Historical Markers
Lyman H. Howe Historical Marker
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Lyman H. Howe

Poconos / Endless Mountains


Marker Location:
South River Rd. and South St., Wilkes - Barre

Dedication Date:
September 18, 2000

Behind the Marker

Poster depicting the phonograph demonstration on a stage with people sitting in an audience, and an advertisement.
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A poster for Howe's Wonderful Phonograph Concert: Edison Up To Date, circa 1893.
Invention works in marvelous ways. The early days of the movies form a fascinating laboratory for examining the way advancements in technology create new opportunities for business. In the mid-1890s, the movies were so new that even the most primitive movie theaters - the nickelodeons - were still a decade away. Where, then, and how to showcase the new medium? Within that question, Lyman Howe saw opportunity, and built himself a small empire.

Born in Wilkes-Barre in 1856, Lyman Hakes Howe, like so many of the early movie entrepreneurs, had only a smattering of formal education, and floated from odd job to odd job before stumbling on his calling. He learned his first important business lesson - the ways of the road - as a traveling salesman in the 1870s. Then, in 1883, he created his own path into the entertainment business - and his route to Lesson No. 2 - by purchasing a miniature working coal mine which he took on tour from town to town throughout coal country. Howe's combination of lecture and demonstration proved to be marketing genius that tapped into an important vein: the American desire to learn and be entertained simultaneously. And it was just a harbinger.

Lyman H. Howe Attractions, Festivals of Travel, playing the Principal Theaters of America. General Offices, 175-177 West River Street, Wilkes Barre, Pennsylvania. Includes an image of Lyman H. Howe that has a caption reading Travel with me. Different destinations are lightly faded into the background.
Letterhead, Lyman H. Howe Attractions, Festivals of Travel, playing the Principal...
In 1890, Howe found a new mechanical marvel to bring to the masses - the Edison phonograph. For the next several years, he toured eastern Pennsylvania and its neighboring regions offering recorded concerts of music and speech in any gathering place video where he could get a booking. While the nation had no shortage of peripatetic showmen in the second half of the nineteenth century - the most famous, of course, was that master of hype, P. T. Barnum and his itinerant sideshow - Howe created a particularly dignified aura for his exhibitions. Billing himself as "Professor," he stressed the moral and enriching qualities of his presentations wherever he went. His strategy proved as reassuring as it was clever. Howe's self-styled "high class" imprimatur appealed to the wide range of high-brows, low-brows, and no-brows who could all feel better about themselves after an evening with Lyman Howe.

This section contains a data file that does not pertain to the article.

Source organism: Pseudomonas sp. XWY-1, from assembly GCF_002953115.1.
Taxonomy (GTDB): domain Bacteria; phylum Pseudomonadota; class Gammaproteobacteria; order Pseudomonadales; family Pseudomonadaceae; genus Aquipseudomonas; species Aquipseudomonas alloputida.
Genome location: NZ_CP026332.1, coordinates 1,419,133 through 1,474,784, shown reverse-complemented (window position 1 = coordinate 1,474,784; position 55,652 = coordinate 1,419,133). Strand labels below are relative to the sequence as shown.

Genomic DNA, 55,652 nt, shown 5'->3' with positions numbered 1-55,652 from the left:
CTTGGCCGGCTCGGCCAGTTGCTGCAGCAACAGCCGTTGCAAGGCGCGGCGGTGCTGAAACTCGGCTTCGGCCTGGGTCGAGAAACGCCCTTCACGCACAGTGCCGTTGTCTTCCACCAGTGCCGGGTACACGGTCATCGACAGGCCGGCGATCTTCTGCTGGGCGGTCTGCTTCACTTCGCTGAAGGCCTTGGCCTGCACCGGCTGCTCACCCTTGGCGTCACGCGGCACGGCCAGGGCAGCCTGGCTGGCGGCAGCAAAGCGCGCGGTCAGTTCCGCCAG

The advent of the movies in the mid-1890s presented a natural segue for Howe's "high class" formula. Though his first steps were bumpy, his own creativity opened the door. When he failed to secure a Kinetoscope territory from Thomas Edison - the great inventor held tight patents on his inventions and closely guarded their use - Howe built his own projector, the Animotiscope, which improved Edison's machine by adding a second reel, thus making longer showings possible. Using Edison films that he spliced together - and a phonograph to add sound - Howe successfully debuted his first motion picture show in video Wilkes-Barre in December of 1896.

Colorful film poster depicting an audience watching a movie in progress.
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Film poster, Lyman H. Howe's new marvels in moving pictures, circa 1898.
Soon, Howe had his own film company, exhibiting movies in church halls, community centers, legitimate theaters, and opera houses throughout the region. His "high class" programming featured primitive newsreels, local scenes, and travelogues that Howe supplemented with sound accompaniment on the phonograph - Howe was the first to use these mediums in tandem commercially - and his own spoken commentary. Audiences flocked to the shows. Howe evenings bore the aura of special events.

His "high class" approach immediately separated him from other early traveling exhibitors like the markerWarner Brothers, and he consistently sought ways of improving it. He added a backstage crew to provide sound effects including galloping hooves and sirens. He toured Europe to acquire more exotic footage for his travelogues. By 1901, he was shooting his own newsreels and travelogues with teams he would hire out across the country. All were industry firsts.

Howe's shows were so popular that he eventually had six different traveling companies based out of his Wilkes-Barre headquarters to video bring movies to the masses.With their images of American presidents (including Theodore Roosevelt's trip to Wilkes-Barre), European royalty, important events, and faraway ports of call, the shows had cachet. Howe carved out such a niche market that he still flourished even as the vast majority of his touring competitors went belly up when nickelodeons began dotting the landscape around 1905. Indeed, Howe's company was still very much in business when he died in 1923, and continued on as a commercial film laboratory and distributor of educational shorts into the Great Depression.
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